The government is planning mass coronavirus testing in an English city of 300,000 people, a leading scientist has claimed.
The National reports that the city’s identity is “a secret, but, with funding and planning understood to be in place, it could be announced in the coming days”. The experiment is aimed at lifting lockdown restrictions and if successful, will be rolled out across the UK and possibly also in other countries, the UAE-based news site adds.
Professor Julian Peto, an epidemiologist at the London School of Hygiene and Tropical Medicine, told The National that the UK government has been “been preparing frantically for over a month to do this. They put in a grant application to the Department of Health to fund it.”
Subscribe to The Week
Escape your echo chamber. Get the facts behind the news, plus analysis from multiple perspectives.
But for “some extraordinary reason”, the programme is being conducted in secret, Peto said.
“If this works, it would be incredibly popular politically and be a ‘get out of jail free’ card for Boris Johnson, where he can go from having the worst record in Europe to the best record in the world,” he added.
–––––––––––––––––––––––––––––––For a round-up of the most important stories from around the world - and a concise, refreshing and balanced take on the week’s news agenda - try The Week magazine. Start your trial subscription today –––––––––––––––––––––––––––––––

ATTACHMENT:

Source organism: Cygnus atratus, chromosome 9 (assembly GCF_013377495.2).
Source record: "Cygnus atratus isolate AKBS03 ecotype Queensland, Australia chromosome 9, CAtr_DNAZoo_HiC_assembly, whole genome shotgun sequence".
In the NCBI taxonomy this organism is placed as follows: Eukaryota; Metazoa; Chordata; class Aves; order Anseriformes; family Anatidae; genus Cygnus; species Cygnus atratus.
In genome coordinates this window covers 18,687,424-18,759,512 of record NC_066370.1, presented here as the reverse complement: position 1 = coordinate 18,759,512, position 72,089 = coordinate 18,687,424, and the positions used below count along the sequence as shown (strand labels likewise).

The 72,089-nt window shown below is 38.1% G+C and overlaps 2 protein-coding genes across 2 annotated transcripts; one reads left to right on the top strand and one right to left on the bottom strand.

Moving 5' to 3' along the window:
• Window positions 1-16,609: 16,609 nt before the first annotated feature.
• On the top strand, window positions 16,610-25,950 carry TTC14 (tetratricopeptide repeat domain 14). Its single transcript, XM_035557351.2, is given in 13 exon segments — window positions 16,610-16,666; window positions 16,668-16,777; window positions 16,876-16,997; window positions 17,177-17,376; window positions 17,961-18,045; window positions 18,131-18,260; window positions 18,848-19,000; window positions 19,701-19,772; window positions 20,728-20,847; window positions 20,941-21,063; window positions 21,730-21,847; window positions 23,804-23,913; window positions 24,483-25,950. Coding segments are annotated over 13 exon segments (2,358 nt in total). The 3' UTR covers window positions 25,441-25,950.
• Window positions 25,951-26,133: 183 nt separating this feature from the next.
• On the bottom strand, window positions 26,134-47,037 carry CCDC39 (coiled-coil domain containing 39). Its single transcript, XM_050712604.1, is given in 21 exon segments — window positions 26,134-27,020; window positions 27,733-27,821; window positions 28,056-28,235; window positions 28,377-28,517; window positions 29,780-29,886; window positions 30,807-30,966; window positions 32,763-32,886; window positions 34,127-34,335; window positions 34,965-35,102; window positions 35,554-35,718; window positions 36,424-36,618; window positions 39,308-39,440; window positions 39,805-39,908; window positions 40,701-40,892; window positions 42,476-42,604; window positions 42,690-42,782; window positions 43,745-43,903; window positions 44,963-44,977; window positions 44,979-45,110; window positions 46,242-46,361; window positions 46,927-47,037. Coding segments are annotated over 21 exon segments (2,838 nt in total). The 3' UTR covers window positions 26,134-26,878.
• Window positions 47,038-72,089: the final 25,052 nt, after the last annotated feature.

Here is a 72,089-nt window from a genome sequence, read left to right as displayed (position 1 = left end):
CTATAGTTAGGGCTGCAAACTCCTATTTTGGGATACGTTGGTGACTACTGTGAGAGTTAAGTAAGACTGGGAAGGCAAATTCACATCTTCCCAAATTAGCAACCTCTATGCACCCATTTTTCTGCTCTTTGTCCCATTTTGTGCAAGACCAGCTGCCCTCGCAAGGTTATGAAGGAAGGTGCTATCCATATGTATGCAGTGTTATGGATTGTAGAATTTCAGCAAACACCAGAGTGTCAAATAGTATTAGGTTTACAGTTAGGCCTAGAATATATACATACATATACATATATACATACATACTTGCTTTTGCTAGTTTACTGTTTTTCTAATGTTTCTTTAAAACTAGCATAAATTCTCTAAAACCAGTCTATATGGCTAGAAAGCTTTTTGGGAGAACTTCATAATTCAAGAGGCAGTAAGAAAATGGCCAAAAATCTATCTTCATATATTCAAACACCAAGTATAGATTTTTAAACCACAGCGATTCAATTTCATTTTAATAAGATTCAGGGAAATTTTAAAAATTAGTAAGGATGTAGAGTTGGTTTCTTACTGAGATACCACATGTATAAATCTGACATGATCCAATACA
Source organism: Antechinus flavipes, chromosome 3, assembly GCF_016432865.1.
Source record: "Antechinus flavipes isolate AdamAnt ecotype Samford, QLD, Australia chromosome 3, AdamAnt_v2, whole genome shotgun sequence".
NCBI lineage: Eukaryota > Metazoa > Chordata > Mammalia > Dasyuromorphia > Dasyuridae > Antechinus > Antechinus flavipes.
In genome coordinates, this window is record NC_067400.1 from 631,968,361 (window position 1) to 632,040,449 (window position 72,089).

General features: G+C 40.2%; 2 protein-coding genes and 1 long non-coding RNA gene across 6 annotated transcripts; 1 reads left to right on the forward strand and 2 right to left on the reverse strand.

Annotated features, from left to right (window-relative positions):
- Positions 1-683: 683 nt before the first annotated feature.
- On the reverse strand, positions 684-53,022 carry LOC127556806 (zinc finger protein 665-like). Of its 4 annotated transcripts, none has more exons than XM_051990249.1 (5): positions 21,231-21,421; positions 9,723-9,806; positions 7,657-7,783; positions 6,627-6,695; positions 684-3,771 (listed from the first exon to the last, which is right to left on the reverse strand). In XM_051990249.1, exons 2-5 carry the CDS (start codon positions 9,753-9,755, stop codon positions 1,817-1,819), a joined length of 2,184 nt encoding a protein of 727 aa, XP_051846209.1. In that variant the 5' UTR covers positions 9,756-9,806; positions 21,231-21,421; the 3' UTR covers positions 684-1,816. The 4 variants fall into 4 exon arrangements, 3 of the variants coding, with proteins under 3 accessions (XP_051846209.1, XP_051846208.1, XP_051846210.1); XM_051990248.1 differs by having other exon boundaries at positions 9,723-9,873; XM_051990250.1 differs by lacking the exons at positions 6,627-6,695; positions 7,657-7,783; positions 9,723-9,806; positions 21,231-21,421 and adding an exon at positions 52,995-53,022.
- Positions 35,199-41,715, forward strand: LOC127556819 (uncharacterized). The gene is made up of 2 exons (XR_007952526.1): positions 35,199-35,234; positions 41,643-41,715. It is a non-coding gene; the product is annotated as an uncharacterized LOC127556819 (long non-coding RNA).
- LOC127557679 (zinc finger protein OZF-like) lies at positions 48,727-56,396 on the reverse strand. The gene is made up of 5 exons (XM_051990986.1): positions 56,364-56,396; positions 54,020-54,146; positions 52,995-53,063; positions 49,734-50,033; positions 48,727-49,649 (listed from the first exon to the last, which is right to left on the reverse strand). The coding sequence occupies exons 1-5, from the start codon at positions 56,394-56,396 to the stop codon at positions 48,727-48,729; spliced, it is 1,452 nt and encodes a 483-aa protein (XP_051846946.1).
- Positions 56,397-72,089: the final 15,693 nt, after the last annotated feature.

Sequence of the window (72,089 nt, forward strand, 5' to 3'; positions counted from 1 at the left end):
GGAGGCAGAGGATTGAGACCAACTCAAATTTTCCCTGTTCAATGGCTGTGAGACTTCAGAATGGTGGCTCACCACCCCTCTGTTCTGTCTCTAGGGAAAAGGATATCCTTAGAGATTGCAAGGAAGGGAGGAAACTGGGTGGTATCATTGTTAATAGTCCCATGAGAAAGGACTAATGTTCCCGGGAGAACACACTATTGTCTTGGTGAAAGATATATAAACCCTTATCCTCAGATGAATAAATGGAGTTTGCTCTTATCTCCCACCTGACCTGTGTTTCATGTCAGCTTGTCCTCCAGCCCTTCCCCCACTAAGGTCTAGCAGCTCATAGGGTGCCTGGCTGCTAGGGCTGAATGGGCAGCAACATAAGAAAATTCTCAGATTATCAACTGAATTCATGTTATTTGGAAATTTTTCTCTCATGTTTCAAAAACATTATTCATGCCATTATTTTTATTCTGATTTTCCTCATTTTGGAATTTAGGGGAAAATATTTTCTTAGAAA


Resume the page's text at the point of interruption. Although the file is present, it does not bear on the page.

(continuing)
A group of public health experts wrote a letter to medical journal The Lancet in April calling for “a major British city” to be used to trial mass testing for the Covid-19 coronavirus.
As The Guardian reported at the time, the group warned that relying on mass lockdowns and relaxations to control the UK outbreak could result in hundreds of thousands of deaths before a vaccine was available.
Peto, who signed the letter, says that a saliva-based test can give results in a laboratory with fewer than 100 staff processing 43,000 samples daily.
The UK has “significantly increased its testing capacity over the past month”, but still lags behind many other nations, notes the BBC.
The government has repeatedly failed to meet its target of 100,000 daily tests, a total that Germany has been achieving since the start of April.
Continue reading for free
We hope you're enjoying The Week's refreshingly open-minded journalism.
Subscribed to The Week? Register your account with the same email as your subscription.